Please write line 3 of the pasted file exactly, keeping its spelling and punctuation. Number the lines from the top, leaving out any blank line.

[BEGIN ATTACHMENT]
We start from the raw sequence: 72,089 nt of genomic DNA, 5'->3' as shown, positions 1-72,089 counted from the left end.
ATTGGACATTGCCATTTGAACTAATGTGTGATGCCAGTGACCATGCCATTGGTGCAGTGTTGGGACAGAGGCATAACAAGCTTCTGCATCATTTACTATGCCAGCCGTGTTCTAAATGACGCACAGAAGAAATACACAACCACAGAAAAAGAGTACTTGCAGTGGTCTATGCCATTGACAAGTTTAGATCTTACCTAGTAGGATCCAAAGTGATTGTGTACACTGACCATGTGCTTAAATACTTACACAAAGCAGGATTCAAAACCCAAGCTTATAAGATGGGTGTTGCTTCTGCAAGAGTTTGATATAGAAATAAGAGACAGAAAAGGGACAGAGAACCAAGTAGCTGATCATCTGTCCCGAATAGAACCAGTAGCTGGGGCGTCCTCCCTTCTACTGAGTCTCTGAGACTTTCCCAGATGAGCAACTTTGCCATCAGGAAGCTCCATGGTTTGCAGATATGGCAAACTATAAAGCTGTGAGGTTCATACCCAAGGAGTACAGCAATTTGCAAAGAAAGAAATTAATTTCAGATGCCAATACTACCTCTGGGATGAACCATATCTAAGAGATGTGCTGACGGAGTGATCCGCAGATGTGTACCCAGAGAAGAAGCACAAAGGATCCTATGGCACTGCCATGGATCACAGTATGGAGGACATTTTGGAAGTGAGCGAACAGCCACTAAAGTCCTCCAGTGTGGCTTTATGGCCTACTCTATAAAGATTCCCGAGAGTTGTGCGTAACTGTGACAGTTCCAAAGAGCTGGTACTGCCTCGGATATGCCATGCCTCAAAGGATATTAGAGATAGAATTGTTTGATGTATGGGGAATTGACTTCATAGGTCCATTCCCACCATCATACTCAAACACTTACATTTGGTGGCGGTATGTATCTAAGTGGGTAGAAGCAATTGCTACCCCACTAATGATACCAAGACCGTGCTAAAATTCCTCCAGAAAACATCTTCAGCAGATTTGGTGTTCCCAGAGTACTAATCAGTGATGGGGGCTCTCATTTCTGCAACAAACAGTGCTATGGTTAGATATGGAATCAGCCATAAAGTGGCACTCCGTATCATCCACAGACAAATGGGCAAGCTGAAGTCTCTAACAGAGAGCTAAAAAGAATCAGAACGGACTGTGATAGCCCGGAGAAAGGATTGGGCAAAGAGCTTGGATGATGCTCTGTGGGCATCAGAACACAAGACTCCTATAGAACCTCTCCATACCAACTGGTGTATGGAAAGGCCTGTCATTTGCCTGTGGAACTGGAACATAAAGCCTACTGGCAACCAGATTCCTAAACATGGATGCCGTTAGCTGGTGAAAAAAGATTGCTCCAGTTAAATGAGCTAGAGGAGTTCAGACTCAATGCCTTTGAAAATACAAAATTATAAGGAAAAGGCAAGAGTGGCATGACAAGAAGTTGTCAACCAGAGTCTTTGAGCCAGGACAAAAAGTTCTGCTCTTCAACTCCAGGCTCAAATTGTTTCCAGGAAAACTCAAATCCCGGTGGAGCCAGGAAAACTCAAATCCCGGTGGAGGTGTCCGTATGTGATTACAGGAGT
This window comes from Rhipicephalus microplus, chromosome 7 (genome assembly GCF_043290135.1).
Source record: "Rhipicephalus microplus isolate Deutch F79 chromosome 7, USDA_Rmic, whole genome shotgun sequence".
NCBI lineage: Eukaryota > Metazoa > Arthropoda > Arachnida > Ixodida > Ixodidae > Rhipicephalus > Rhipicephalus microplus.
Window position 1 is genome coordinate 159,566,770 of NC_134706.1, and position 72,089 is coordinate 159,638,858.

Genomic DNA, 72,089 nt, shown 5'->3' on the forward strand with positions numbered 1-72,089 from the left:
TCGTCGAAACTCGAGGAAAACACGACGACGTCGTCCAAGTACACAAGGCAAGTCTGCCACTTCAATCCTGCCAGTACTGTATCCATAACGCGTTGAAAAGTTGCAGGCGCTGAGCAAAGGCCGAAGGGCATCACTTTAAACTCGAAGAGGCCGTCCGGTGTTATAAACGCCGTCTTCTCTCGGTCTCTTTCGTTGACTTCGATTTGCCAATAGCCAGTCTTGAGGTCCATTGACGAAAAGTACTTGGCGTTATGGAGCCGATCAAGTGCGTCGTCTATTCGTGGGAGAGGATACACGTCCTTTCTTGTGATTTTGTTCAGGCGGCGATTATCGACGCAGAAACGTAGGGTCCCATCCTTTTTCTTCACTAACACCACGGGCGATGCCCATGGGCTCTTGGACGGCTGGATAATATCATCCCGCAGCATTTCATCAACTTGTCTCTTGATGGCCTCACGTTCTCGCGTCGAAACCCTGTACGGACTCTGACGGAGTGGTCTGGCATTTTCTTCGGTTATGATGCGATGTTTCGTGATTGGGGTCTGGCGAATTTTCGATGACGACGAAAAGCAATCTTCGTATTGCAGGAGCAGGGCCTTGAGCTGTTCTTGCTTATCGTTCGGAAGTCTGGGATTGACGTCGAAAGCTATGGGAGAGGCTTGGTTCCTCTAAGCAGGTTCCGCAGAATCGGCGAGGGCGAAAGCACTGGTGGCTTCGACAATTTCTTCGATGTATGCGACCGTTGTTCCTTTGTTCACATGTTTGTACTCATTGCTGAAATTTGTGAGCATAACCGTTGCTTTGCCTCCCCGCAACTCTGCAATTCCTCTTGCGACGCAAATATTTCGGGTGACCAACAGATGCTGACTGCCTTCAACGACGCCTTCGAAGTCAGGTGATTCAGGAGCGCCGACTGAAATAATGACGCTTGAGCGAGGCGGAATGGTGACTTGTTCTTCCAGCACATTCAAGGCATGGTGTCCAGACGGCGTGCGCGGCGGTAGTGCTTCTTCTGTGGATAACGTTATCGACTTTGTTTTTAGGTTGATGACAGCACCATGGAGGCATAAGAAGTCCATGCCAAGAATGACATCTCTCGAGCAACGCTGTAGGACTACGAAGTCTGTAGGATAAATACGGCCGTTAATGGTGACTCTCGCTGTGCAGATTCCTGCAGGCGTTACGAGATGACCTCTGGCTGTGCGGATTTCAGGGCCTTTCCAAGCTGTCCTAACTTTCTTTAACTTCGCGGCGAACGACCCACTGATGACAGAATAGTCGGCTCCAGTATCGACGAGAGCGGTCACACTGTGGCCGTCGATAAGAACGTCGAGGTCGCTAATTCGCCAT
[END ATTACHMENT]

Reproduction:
This window comes from Rhipicephalus microplus, chromosome 7 (genome assembly GCF_043290135.1).